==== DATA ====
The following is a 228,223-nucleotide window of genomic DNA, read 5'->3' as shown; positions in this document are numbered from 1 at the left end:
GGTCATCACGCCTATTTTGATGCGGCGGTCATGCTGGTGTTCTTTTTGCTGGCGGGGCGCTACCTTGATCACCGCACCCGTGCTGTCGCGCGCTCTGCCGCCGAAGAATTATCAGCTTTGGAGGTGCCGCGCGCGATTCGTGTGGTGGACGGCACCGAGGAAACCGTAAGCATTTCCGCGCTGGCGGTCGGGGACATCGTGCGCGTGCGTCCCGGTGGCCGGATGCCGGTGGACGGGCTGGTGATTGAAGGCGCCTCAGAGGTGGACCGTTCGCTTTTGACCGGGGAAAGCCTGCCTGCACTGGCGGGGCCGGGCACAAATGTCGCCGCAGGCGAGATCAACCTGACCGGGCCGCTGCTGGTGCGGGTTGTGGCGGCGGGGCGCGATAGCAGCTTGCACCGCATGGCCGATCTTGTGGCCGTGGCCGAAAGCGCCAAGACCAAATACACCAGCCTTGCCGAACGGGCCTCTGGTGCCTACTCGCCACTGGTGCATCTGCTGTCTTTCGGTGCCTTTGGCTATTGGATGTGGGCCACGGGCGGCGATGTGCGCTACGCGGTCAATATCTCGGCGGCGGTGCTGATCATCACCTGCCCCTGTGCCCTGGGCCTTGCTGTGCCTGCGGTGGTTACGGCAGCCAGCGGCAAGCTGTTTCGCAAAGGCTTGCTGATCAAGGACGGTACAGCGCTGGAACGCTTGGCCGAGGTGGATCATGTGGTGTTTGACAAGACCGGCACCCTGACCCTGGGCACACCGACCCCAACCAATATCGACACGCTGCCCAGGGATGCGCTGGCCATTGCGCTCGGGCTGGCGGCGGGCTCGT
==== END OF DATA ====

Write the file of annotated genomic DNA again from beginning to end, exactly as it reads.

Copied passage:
The following is a 228,223-nucleotide window of genomic DNA, read 5'->3' as shown; positions in this document are numbered from 1 at the left end:
GGTCATCACGCCTATTTTGATGCGGCGGTCATGCTGGTGTTCTTTTTGCTGGCGGGGCGCTACCTTGATCACCGCACCCGTGCTGTCGCGCGCTCTGCCGCCGAAGAATTATCAGCTTTGGAGGTGCCGCGCGCGATTCGTGTGGTGGACGGCACCGAGGAAACCGTAAGCATTTCCGCGCTGGCGGTCGGGGACATCGTGCGCGTGCGTCCCGGTGGCCGGATGCCGGTGGACGGGCTGGTGATTGAAGGCGCCTCAGAGGTGGACCGTTCGCTTTTGACCGGGGAAAGCCTGCCTGCACTGGCGGGGCCGGGCACAAATGTCGCCGCAGGCGAGATCAACCTGACCGGGCCGCTGCTGGTGCGGGTTGTGGCGGCGGGGCGCGATAGCAGCTTGCACCGCATGGCCGATCTTGTGGCCGTGGCCGAAAGCGCCAAGACCAAATACACCAGCCTTGCCGAACGGGCCTCTGGTGCCTACTCGCCACTGGTGCATCTGCTGTCTTTCGGTGCCTTTGGCTATTGGATGTGGGCCACGGGCGGCGATGTGCGCTACGCGGTCAATATCTCGGCGGCGGTGCTGATCATCACCTGCCCCTGTGCCCTGGGCCTTGCTGTGCCTGCGGTGGTTACGGCAGCCAGCGGCAAGCTGTTTCGCAAAGGCTTGCTGATCAAGGACGGTACAGCGCTGGAACGCTTGGCCGAGGTGGATCATGTGGTGTTTGACAAGACCGGCACCCTGACCCTGGGCACACCGACCCCAACCAATATCGACACGCTGCCCAGGGATGCGCTGGCCATTGCGCTCGGGCTGGCGGCGGGCTCGT